For example, the charge pump circuit 30 may include a level shifter 37a. The level shifter 37a may receive an input signal IN2 and provide a level shifted input signal to one end of a capacitor 36b to charge the capacitor 36b. Thus, responsive to charging of the capacitor 36b or the transistor 34b being activated to provide the first power supply voltage VDD, a transistor 38 may be activated to provide the second node voltage VN2 as an output voltage VOUT. Thus the output voltage VOUT may be at the different levels responsive to the state of the bias voltage BIAS.

FIG. 4 is a schematic diagram of a charge pump circuit 40 in accordance with an embodiment of the present disclosure. The charge pump circuit 40 may include an inverter 45a that may provide an inverted clock signal to one end of a capacitor 46a responsive to a clock signal CK. For example, when the clock signal CK is at a logic high level, the inverted clock signal becomes at a logic low level which discharges the capacitor 46a. Thus, a voltage at the other end of the capacitor 46a may abruptly decrease. However, the other end of the capacitor 46a is coupled to a gate and a drain of a transistor 47, and the decreased voltage at the other end of the capacitor 46a may activate the transistor 47 to provide a first power supply voltage VDD to the drain of the transistor 47. The drain of the transistor 47 is also coupled to a gate and source of a transistor 48a. Thus, responsive to the first power supply voltage VDD provided to the gate of the transistor 48a, the voltage at the other end of the capacitor 46a, which is the voltage of the source of the transistor 48a, may be provided to a drain of the transistor 48a.

The charge pump circuit 40 may include an inverter 45b that may provide an inverted clock signal to one end of a capacitor 46b responsive to a complementary clock signal /CK. For example, when the clock signal CK is at a logic high level, and the inverter 45b may provide a logic high level signal responsive to the complementary clock signal /CK at a logic low level. Thus, the capacitor 46b starts charging responsive to the logic high level signal from the inverter 45b. Thus, a voltage at the other end of the capacitor 46b may gradually increase. At the same time, the first power supply voltage VDD may be provided via the transistors 47 and 48a. Thus, the voltage at the other end of the capacitor 46b, which is the voltage at the drain of the transistor 48a, may increase from the first power supply voltage VDD to a voltage greater than the first power supply voltage. Similarly, a voltage is increased by capacitors coupled in parallel via transistors to charge the voltage towards an output terminal which may provide an output voltage VOUT.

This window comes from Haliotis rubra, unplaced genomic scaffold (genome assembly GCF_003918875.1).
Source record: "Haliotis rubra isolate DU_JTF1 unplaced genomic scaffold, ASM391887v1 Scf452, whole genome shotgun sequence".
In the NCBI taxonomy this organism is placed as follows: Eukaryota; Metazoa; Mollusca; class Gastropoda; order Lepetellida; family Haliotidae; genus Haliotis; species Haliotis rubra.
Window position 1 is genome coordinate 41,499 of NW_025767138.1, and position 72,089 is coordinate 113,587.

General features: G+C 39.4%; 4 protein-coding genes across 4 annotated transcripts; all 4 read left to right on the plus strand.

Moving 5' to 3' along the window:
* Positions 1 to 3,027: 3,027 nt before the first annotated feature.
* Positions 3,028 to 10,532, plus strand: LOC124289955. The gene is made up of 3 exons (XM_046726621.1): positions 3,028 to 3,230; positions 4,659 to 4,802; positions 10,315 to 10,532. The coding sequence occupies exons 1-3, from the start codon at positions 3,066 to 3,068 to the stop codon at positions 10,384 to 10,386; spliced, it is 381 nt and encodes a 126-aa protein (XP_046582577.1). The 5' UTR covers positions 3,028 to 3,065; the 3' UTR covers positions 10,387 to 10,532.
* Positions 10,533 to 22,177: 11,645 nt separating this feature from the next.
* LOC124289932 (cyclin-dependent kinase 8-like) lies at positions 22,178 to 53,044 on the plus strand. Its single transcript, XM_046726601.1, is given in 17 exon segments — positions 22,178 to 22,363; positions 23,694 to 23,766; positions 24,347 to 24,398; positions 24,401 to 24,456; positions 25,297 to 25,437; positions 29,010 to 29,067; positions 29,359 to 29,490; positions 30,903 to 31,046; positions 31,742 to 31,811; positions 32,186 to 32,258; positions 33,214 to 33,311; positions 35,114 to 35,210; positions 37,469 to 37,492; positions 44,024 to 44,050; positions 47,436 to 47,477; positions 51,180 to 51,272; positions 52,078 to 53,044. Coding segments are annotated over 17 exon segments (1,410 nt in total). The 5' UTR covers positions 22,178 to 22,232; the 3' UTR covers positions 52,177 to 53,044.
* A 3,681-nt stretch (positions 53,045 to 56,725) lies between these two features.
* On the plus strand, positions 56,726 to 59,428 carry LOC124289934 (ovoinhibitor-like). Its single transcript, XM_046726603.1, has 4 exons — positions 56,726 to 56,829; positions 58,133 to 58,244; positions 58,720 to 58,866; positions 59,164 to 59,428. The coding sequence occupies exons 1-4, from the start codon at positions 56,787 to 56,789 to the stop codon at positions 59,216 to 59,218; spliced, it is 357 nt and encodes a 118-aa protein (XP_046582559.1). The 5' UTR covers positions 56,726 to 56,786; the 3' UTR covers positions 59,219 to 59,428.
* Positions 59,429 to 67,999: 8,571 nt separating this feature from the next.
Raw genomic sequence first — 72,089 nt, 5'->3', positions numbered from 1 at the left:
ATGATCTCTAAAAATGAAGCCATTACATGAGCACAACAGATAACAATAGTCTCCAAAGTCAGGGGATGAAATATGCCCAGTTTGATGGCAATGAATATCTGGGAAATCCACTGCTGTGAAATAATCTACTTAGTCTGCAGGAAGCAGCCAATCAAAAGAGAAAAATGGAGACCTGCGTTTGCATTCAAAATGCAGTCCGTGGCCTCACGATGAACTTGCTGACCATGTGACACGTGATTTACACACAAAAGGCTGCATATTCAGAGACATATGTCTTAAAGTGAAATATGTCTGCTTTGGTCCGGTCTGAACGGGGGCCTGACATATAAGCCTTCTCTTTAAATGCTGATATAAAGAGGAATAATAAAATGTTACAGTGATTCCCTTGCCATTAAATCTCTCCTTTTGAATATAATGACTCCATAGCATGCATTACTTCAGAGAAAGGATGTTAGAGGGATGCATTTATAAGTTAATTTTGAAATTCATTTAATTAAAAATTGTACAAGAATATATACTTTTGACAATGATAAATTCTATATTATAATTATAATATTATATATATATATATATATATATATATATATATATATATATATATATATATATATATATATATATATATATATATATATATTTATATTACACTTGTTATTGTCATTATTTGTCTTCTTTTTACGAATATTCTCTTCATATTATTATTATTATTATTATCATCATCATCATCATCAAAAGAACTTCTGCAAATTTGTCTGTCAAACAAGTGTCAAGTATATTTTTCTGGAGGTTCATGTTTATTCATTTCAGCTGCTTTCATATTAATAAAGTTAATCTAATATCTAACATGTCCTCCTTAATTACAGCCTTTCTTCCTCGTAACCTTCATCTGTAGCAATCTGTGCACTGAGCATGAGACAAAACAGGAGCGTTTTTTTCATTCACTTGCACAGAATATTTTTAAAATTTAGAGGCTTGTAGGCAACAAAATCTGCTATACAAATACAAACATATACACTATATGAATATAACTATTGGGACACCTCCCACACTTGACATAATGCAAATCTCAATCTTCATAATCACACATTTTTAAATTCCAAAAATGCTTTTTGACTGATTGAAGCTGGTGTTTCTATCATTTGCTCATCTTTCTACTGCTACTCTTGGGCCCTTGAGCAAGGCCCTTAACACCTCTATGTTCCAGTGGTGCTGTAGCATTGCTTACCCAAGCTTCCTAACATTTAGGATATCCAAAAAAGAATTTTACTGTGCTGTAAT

The charge pump circuit 40 may include a bias transistor 49 and slew rate drivers 45n and 45n′. For example, the bias transistor 49 may be a p-channel field effect transistor having a source that may receive the first power supply voltage VDD, a drain coupled to the slew rate driver 45a and a gate that may receive a bias voltage BIAS from a bias voltage generator 41. For example, the slew rate drivers 45a and 45b may be field effect transistors having opposite channel polarities and drains of the slew rate drivers 45a and 45b are coupled to each other.

When a difference between the first power supply voltage VDD at the source of the bias transistor 49 and the bias voltage BIAS exceeds a threshold voltage VTH of the bias transistor 49 (e.g., caused by small fluctuations in the output voltage VOUT), the bias transistor 49 may provide a voltage based on the difference between the bias voltage BIAS and the first power supply voltage VDD. The bias transistor 49 may provide the first power supply voltage VDD or less to the slew rate driver 45a. Thus, a voltage at a node coupled to the drains of the slew rate drivers 45a and 45b may have an amplitude between the second power supply voltage VSS and the first power supply voltage VDD or less. Gates of the slew rate drivers 45a and 45b may receive the clock signal CK. Responsive to the clock signal CK, the slew rate drivers 45a and 45b may further provide an inverted clock signal that may be biased by the bias transistor 49 to the node coupled to the drains of the slew rate drivers 45a and 45b, which is coupled to one end of a capacitor 46n.

The slew rate driver 45n may provide the first power supply voltage VDD- or less to the node coupled to the one end of a capacitor 46n, responsive to the clock signal CK at the logic low level. Responsive to the charging of the capacitor 46n, a voltage at the node coupled to the one end of the capacitor 46n may gradually increase to the first power supply voltage VDD or less. Responsive to the gradual increase of the voltage at the one end of the capacitor 46n, a voltage at a drain of a transistor 48m that is coupled to the other end of the capacitor 46n may further increase to different levels, depending on the bias voltage BIAS. Once the voltage at the drain of a transistor 48m that is coupled to the other end of the capacitor 46n becomes exceeds a threshold voltage of a transistor 48n, the transistor 48n may provide the voltage at the drain of a transistor 48m to the output terminal as the output voltage VOUT. Thus, depending on fluctuations of the output voltage VOUT, the bias transistor 49 and the slew rate drivers 45n and 45n′ may control the output voltage VOUT by charging the capacitor 46n to the different levels.